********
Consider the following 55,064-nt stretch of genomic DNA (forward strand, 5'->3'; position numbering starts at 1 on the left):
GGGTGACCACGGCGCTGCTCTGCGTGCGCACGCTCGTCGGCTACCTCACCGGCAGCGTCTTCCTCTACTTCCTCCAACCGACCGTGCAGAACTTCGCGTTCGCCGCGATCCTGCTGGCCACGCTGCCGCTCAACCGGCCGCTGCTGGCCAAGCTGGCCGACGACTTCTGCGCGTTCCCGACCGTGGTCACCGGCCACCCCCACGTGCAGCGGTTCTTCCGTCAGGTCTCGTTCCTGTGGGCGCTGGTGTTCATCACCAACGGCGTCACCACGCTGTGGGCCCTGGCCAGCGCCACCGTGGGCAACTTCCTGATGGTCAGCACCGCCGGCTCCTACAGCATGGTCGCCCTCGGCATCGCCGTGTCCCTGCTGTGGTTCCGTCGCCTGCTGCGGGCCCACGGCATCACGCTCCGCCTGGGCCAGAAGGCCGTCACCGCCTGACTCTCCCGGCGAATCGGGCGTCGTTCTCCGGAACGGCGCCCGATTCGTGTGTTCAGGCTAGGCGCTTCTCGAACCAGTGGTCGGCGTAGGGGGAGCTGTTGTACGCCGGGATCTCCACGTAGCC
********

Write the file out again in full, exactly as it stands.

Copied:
Consider the following 55,064-nt stretch of genomic DNA (forward strand, 5'->3'; position numbering starts at 1 on the left):
GGGTGACCACGGCGCTGCTCTGCGTGCGCACGCTCGTCGGCTACCTCACCGGCAGCGTCTTCCTCTACTTCCTCCAACCGACCGTGCAGAACTTCGCGTTCGCCGCGATCCTGCTGGCCACGCTGCCGCTCAACCGGCCGCTGCTGGCCAAGCTGGCCGACGACTTCTGCGCGTTCCCGACCGTGGTCACCGGCCACCCCCACGTGCAGCGGTTCTTCCGTCAGGTCTCGTTCCTGTGGGCGCTGGTGTTCATCACCAACGGCGTCACCACGCTGTGGGCCCTGGCCAGCGCCACCGTGGGCAACTTCCTGATGGTCAGCACCGCCGGCTCCTACAGCATGGTCGCCCTCGGCATCGCCGTGTCCCTGCTGTGGTTCCGTCGCCTGCTGCGGGCCCACGGCATCACGCTCCGCCTGGGCCAGAAGGCCGTCACCGCCTGACTCTCCCGGCGAATCGGGCGTCGTTCTCCGGAACGGCGCCCGATTCGTGTGTTCAGGCTAGGCGCTTCTCGAACCAGTGGTCGGCGTAGGGGGAGCTGTTGTACGCCGGGATCTCCACGTAGCC